by Opeoluwa Quadri
An unjust law is a law with no human face, that which affects the grundnorm, which does not encourage justice, fairness and equity, the purpose of a law is what defines it, not the fact of its existence. It is only a democratic society that offers the needed conversation and engagement to put such proposed law to test before they actually become law.
The NGO bill is one of those unjust laws, no matter the intent behind it, the fact is that the impact on the objects of such law is what matters, without also forgetting the context, sociopolitical or otherwise upon which the law is situated.
The problem with the NGO bill is that, it is a self standing proposed law that is focused on a one sided view, There is no need to solely dedicate another bureaucracy to the regulation of NGOs when we already have laws inhibiting their activities in one way or the other. The NGO bill will not only harm the CSOs but Nigerians who are beneficiaries of their services.
In third world countries, especially in countries like Nigeria, NGOs have become alternative to state, alternative to government. In areas where government fails, NGOs easily comes in and render services to better the lives of citizens in such areas, some of them do this with help from donor organizations abroad, what happens if we have to put bureaucratic impediments in the way of NGOs rendering humanitarian services in the Northeast? The idea behind such service is not for them to be regulated by the state, but for them to freely come in when the state fail or when they do not have enough resources to cater for the needs of their citizens.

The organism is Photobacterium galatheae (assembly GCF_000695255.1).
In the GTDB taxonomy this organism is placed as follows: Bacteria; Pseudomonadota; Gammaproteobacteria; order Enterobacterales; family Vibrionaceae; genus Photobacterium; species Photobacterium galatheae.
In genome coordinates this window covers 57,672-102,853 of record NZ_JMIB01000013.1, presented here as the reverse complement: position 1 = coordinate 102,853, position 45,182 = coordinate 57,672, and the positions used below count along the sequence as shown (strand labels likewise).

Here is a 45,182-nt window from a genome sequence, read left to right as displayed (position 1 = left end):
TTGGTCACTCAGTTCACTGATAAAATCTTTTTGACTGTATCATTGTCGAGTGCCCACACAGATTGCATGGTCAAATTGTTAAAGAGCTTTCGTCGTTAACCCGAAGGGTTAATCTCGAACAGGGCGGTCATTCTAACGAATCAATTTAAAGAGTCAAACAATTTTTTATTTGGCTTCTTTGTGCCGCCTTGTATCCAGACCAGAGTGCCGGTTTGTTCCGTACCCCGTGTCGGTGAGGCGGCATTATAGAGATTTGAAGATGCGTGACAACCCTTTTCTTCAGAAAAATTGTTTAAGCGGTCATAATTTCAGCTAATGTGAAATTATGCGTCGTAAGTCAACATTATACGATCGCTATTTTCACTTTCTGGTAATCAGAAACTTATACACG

This NGO bill wants to create a commission, or call it a bureaucracy financed with tax payers’ money, it will comprise of a board with 19 members appointed by the President based on the recommendation of the minister, some of their responsibilities will include, maintaining a list of National and International NGOs/CSOs to be registered under the commission, they have the power to reject the certificate of registration, they can also put an end to the operations of NGOs/CSOs. In all, they are established to have a direct influence on the activities of NGOs.
There are so many other issues that need the attention of the state, regulating the NGOs is the least of such, it defeats the spirit behind their activities, and sometimes affects the enthusiasm of those who are interested in such services. These organizations have gained the trust of citizens where government has failed or where resources are insufficient, regulating them only complicates the socioeconomic predicament citizens are facing.
We advice the law makers to put a complete end to deliberations on the NGO bill and maintain the status quo.